The oldest tree in Europe is in Spain

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oldest tree

SANTA CRUZ DE TENERIFE – A special cedar (conifer) in Spain, at 1481 years old, is the oldest tree in the European Union. Researchers have been able to determine the age of the tree using radiocarbon technology.

The cedar* can be found on Mount Teide in Tenerife. It is a Canary Island cedar (Juniperus cedrus) in the Parque Nacional del Teide. Experts from the University of Valladolid (iuFOR), the Universidad Juan Carlos, and the Parque Nacional del Teide conducted the study. The results have been published in the American scientific journal ‘Ecology Society’.


The island government said in a statement: “Two years ago, in 2019, Teide National Park identified a cedar known as the ‘Patriarca’ as the oldest tree in the conservation area. This new research confirms that there are even older specimens.”, says Isabel García, an alderman for the management of the natural environment and the security of the government on the island.

Large and constantly active scientific laboratory

She added that the volcanic area is “a large and constantly active scientific laboratory. Proof of this is the important analysis that examines the presence of Canary cedars on the tops of the island. Trees that were already there at a time when the vegetation was very different from now.”

Access to these populations of Juniperus cedrus, a species native to the Canary Islands, is difficult. They stand on volcanic rock cliffs only accessible with advanced climbing techniques. A challenge that scientists have overcome by collaborating with local climbers who are also co-authors of the work.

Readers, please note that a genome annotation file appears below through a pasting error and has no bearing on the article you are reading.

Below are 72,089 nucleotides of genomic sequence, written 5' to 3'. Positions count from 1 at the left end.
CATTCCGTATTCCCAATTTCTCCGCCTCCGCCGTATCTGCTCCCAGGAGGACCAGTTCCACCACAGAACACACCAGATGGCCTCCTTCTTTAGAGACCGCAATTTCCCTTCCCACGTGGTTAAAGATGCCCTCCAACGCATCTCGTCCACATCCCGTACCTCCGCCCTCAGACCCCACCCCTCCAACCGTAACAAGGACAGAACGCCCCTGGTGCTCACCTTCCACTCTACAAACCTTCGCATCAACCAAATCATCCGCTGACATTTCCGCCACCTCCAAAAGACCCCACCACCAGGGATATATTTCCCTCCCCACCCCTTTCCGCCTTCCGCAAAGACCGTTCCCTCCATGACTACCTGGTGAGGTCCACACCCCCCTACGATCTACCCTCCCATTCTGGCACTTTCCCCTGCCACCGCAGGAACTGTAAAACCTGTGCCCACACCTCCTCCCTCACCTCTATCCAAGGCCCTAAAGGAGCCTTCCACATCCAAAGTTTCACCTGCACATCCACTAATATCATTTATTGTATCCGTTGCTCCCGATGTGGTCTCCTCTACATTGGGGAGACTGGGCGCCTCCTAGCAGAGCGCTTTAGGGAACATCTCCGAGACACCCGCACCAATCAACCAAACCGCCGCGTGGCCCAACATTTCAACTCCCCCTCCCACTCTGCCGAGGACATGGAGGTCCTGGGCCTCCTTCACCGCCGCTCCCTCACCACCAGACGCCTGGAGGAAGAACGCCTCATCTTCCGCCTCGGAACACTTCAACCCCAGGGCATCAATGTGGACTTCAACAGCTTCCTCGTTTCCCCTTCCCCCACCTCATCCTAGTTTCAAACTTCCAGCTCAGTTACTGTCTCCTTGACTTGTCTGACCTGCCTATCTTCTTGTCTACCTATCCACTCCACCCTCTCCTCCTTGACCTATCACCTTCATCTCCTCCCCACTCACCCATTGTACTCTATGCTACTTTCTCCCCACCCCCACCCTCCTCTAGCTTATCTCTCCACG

Carbon dating

After conducting radiocarbon dating, the researchers could determine that several of the cedars studied were more than a thousand years old. Moreover, one of them was even 1,481 years old. This finding makes the tree the oldest dated tree in the European Union to date.

“Several of the trees we found here are over a thousand years old. We’ve only looked at a small part of what’s out there. This shows us that we know very little about what may be one of the most important areas of ancient trees on our planet,” said Gabriel Sangüesa, lead author of the work.

Cedars took refuge in cliffs

“The trees thrive much better on the plains, but to persevere they had to take refuge on the cliffs. The action of humans is much more destructive than that of the volcanoes,” said José Miguel Olano, a researcher at the University of Valladolid in Soria and co-authored the work.

He continues: “These trees are not only old. Along with the conservation and protection measures which the National Park managers take, they are also recolonising the plains from which they were initially driven”.

José Luis Martín Esquivel, co-author of the work and biologist of the Teide National Park says: “Birds spread the fruit of the cedars with their activities. As a result, the specimens that have survived in the steepest areas allow the restoration of the park’s ancient cedar forests”.  

*Cedar is a genus of conifers in the pine family. Cedar is related to pine and spruce, and like these has cone-shaped fruits. Cedars are native to the western Himalayas and the Mediterranean region. The wood of cedars is light and durable (source: Wikipedia).

Read also: Ten majestic trees enriching Spain’s natural heritage

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